Camelback Flowershop keeps business in bloom, despite COVID-19
NFL’s Larry Fitzgerald recognizes one of his favorite local businesses in national ad
April 23, 2020, 6:49 PM Eastern Time
Business was going well for Teresa Wilson. Eighteen years after opening the doors to Camelback Flowershop in Phoenix, Wilson had 26 employees, three delivery vans and the phone rang off the hook from 7am until 7pm most days. Peak season was just beginning as brides were filling orders for the year. “It was wonderful. We had big plans for growing and for expanding. And I was totally debt-free,” says Wilson.
And then COVID-19 hit. Within two weeks, she had to lay off half her staff, rework her shop to accommodate social distancing guidelines and rethink how to run a her business during a global pandemic. It hasn’t been easy, as most small business owners will attest, but she has persevered with a little patience, ingenuity and hope. Here’s her story.
Hi Teresa, so tell us about your shop.
Well, we're more than a flower shop. We have a ton of gifts. Everything is local from Arizona with some hard goods from small businesses in LA and a couple in Brooklyn. On the website, you can build your own box, a handmade wooden box that one of my employees makes at home. You can pick and choose so it’s a gift that is totally customizable. We sell art and beautiful vases that range anywhere from $30 to $350, so there's something for everyone.
How have things changed for your business since Arizona issued a stay-at-home order?
Our numbers have dropped substantially, probably 40 percent or more. I would say 95 percent of our brides wanted their money back. To refund money on top of the dropped business, that was rough. We’d get some flowers shipped in from Miami and all over California. Most of the ports have closed for fresh flowers and the prices to ship have gone way up. I've been driving out to Northern Arizona, which is a five-hour round trip, to pick up locally grown flowers.
Has this setback forced you to think differently about how to run your business?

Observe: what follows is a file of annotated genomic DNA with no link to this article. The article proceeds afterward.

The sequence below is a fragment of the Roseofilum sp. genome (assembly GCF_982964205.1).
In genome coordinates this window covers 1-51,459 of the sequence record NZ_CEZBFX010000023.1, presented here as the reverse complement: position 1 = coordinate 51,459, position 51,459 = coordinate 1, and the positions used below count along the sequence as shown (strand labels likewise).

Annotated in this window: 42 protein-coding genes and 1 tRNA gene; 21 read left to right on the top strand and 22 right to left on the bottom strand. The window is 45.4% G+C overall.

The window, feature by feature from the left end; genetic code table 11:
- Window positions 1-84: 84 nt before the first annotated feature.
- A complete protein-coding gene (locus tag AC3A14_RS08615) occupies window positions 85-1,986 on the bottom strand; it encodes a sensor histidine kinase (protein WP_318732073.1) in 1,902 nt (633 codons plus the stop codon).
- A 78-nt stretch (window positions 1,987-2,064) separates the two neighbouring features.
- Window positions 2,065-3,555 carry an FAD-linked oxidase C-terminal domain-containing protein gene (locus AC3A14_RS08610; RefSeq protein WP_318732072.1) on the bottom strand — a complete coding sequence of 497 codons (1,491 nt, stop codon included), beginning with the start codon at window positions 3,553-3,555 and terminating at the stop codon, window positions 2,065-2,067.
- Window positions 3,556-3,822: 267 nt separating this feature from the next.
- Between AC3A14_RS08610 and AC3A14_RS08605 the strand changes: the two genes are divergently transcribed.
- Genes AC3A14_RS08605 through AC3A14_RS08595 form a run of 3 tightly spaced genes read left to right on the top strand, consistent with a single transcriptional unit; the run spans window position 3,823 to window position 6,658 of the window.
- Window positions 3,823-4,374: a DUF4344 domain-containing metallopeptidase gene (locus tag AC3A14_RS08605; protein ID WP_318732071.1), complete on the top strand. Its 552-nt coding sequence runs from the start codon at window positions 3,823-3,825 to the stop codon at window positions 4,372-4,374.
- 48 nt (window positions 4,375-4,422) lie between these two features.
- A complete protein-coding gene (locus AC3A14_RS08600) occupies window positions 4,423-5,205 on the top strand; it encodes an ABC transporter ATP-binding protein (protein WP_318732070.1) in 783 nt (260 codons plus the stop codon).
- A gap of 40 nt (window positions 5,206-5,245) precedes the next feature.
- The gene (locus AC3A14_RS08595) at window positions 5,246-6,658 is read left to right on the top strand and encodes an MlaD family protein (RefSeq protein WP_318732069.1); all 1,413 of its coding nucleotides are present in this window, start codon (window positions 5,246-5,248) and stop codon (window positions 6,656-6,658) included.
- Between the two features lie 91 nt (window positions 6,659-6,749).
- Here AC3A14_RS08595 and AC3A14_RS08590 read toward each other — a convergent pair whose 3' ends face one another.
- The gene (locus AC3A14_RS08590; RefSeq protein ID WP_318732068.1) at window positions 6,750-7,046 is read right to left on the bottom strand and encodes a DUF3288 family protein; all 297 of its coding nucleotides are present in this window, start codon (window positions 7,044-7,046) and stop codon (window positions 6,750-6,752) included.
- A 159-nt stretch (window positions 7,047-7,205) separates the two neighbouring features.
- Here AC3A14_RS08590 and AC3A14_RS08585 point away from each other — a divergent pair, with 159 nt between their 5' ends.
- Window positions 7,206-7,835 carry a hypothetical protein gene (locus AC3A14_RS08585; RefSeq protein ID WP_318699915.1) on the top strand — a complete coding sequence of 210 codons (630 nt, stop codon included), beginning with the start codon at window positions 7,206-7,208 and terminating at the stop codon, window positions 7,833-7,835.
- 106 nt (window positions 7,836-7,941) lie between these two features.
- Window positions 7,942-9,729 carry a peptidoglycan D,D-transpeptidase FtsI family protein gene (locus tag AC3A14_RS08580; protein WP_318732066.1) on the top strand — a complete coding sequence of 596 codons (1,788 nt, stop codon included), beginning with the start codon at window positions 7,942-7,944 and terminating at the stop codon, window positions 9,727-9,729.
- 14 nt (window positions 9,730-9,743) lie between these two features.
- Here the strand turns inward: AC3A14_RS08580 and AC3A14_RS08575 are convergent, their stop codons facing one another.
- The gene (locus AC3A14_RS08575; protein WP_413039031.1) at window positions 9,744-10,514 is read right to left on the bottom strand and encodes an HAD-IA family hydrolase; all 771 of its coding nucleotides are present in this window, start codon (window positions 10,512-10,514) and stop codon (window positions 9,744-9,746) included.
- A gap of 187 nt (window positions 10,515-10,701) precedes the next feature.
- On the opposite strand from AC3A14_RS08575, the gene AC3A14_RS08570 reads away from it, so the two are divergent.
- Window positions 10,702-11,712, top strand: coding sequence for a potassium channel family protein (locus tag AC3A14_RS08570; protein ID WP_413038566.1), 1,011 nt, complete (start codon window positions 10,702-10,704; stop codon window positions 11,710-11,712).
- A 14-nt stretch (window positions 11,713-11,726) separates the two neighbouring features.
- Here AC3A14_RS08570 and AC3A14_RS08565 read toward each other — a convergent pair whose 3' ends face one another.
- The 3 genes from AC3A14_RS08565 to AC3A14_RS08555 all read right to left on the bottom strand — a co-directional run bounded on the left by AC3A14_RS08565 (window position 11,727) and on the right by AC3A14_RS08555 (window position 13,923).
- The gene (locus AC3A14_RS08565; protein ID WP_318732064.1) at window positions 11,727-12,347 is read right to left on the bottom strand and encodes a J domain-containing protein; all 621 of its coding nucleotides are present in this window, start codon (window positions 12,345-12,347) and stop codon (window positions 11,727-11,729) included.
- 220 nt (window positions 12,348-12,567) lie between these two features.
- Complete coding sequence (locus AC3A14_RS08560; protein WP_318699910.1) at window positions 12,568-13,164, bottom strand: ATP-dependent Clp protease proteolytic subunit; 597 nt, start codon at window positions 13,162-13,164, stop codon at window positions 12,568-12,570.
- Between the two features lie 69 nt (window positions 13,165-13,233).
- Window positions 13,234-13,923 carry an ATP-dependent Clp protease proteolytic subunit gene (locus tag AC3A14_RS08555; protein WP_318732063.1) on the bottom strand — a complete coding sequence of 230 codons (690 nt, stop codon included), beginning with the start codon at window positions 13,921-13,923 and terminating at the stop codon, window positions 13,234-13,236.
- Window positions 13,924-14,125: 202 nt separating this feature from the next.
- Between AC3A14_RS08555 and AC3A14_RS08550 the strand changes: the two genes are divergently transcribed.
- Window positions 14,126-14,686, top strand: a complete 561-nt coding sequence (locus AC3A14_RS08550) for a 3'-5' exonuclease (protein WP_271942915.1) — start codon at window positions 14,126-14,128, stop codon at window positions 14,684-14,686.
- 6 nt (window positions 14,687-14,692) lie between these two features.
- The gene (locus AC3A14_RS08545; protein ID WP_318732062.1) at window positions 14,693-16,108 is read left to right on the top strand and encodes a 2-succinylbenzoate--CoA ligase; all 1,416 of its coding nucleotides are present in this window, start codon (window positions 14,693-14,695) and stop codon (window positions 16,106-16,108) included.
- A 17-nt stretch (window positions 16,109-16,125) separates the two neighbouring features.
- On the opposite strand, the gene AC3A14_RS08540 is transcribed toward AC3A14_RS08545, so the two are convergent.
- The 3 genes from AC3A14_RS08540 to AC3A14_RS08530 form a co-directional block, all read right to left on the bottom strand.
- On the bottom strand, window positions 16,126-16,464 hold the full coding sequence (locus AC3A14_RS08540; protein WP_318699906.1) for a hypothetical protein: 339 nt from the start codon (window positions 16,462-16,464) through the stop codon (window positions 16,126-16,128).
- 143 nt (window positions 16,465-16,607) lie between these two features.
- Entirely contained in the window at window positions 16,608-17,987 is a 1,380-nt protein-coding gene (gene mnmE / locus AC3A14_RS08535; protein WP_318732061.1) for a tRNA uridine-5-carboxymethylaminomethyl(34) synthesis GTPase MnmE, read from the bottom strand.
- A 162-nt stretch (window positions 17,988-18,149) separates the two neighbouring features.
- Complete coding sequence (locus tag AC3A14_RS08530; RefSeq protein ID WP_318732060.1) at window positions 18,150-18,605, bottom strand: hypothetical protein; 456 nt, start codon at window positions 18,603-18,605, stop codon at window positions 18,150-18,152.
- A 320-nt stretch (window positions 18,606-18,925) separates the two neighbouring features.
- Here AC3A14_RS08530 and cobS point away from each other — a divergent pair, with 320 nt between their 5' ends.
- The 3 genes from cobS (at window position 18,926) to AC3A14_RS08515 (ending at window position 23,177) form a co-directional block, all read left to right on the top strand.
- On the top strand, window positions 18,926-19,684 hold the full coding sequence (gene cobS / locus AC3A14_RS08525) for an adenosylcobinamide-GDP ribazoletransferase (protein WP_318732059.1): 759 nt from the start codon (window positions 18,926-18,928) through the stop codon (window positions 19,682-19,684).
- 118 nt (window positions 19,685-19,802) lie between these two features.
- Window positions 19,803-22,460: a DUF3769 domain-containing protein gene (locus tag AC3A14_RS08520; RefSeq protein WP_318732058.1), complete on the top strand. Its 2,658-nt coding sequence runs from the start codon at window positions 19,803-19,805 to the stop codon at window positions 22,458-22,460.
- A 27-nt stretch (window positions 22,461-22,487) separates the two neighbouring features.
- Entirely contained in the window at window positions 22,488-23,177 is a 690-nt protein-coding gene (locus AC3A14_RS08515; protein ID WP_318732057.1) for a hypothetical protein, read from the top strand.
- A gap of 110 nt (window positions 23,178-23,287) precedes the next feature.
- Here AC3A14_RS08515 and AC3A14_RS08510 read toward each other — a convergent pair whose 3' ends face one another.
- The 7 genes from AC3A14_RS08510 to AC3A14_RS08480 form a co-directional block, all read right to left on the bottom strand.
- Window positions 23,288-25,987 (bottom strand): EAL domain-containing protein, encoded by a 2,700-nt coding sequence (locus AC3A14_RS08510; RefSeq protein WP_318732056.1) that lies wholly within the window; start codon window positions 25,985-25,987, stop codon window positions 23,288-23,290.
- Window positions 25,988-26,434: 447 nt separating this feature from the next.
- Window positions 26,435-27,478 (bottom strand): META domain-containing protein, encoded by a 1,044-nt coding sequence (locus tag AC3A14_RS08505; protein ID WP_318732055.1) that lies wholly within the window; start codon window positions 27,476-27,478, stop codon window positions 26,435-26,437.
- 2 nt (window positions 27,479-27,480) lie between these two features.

Oh my goodness. Yes, 100 percent differently. I mean, my wheels have been turning. It's kind of an exciting time for an entrepreneur. While I have an incredible amount of empathy for what's going on around the planet and for people who are sick and I wish it could be different, the business side of things, it's like, ‘Okay, what do we do now?’ You can find ways out in the midst of chaos in a completely different way.
For me, online sales have gone way up, which is great. Even just the way we handle people on the phones, the way we make things. We've always tried to make things really user friendly and very easy.
How have you collaborated with other small business owners in your community?
This weekend we're doing a pop-up shop with a local coffeehouse. The owner called me and he's like, "Let's do something together." We're now offering their coffee in our gift boxes and we are dropping off buckets of freshly wrapped flowers to their place because you can walk up to the window and get flowers. There are a bunch of us getting together and cross-marketing and helping each other out. There is this overwhelming sense of we’re in this together.
In what ways have you been helping your community too?
I think it's just the way I was raised, but anytime I'm in a tough place, whether it's emotionally, financially, physically, my go-to is to give, even if I don't have anything to give. I find something to give because there's such incredible energy within that. We’ve teamed up with several local charities, sending flowers supporting neglected kids and homes for the elderly.
Have you had a chance to think about the future and what recovery might look like?
Every time I think about the future, I think of nothing but goodness really. I'm excited about the future. I think that our planet has just sort of been on a rat race for a long time. And to be able to be home with my family more and to take walks every day. To have clients that come by and they're talking to us through the window and they hang out for a while and they just want to sort of connect. Everything was so driven by e-commerce, which is still awesome and amazing. That's how I shop. But to have these little moments of ...real life. It's really refreshing and beautiful. You realize you can do with a lot less.
Check out Camelback Flowers in a new Visa commercial running during the NFL draft that features a “shout-out” from their friend and NFL star Larry Fitzgerald.